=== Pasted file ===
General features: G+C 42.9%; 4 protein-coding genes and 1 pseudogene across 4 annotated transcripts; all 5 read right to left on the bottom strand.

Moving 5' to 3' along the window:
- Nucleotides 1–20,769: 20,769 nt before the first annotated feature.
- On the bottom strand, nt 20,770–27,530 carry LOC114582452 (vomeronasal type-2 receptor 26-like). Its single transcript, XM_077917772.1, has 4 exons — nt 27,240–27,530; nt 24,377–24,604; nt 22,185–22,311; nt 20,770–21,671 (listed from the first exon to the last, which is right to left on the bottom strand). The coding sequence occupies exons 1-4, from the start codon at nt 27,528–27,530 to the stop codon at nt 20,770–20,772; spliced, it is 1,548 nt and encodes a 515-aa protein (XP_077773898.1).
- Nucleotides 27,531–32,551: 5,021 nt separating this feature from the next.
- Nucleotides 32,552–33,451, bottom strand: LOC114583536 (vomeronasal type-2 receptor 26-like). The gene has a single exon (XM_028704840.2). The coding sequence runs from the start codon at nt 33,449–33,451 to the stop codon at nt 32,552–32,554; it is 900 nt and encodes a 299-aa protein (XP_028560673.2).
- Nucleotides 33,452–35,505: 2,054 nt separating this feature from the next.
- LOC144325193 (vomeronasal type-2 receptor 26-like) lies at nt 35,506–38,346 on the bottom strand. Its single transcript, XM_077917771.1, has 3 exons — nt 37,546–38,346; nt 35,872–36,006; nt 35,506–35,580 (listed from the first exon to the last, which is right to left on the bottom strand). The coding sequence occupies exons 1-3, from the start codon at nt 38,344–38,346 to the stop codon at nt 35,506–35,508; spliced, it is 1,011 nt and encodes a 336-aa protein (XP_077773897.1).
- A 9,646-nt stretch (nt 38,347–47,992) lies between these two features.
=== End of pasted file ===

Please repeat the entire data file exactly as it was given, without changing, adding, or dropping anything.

General features: G+C 42.9%; 4 protein-coding genes and 1 pseudogene across 4 annotated transcripts; all 5 read right to left on the bottom strand.

Moving 5' to 3' along the window:
- Nucleotides 1–20,769: 20,769 nt before the first annotated feature.
- On the bottom strand, nt 20,770–27,530 carry LOC114582452 (vomeronasal type-2 receptor 26-like). Its single transcript, XM_077917772.1, has 4 exons — nt 27,240–27,530; nt 24,377–24,604; nt 22,185–22,311; nt 20,770–21,671 (listed from the first exon to the last, which is right to left on the bottom strand). The coding sequence occupies exons 1-4, from the start codon at nt 27,528–27,530 to the stop codon at nt 20,770–20,772; spliced, it is 1,548 nt and encodes a 515-aa protein (XP_077773898.1).
- Nucleotides 27,531–32,551: 5,021 nt separating this feature from the next.
- Nucleotides 32,552–33,451, bottom strand: LOC114583536 (vomeronasal type-2 receptor 26-like). The gene has a single exon (XM_028704840.2). The coding sequence runs from the start codon at nt 33,449–33,451 to the stop codon at nt 32,552–32,554; it is 900 nt and encodes a 299-aa protein (XP_028560673.2).
- Nucleotides 33,452–35,505: 2,054 nt separating this feature from the next.
- LOC144325193 (vomeronasal type-2 receptor 26-like) lies at nt 35,506–38,346 on the bottom strand. Its single transcript, XM_077917771.1, has 3 exons — nt 37,546–38,346; nt 35,872–36,006; nt 35,506–35,580 (listed from the first exon to the last, which is right to left on the bottom strand). The coding sequence occupies exons 1-3, from the start codon at nt 38,344–38,346 to the stop codon at nt 35,506–35,508; spliced, it is 1,011 nt and encodes a 336-aa protein (XP_077773897.1).
- A 9,646-nt stretch (nt 38,347–47,992) lies between these two features.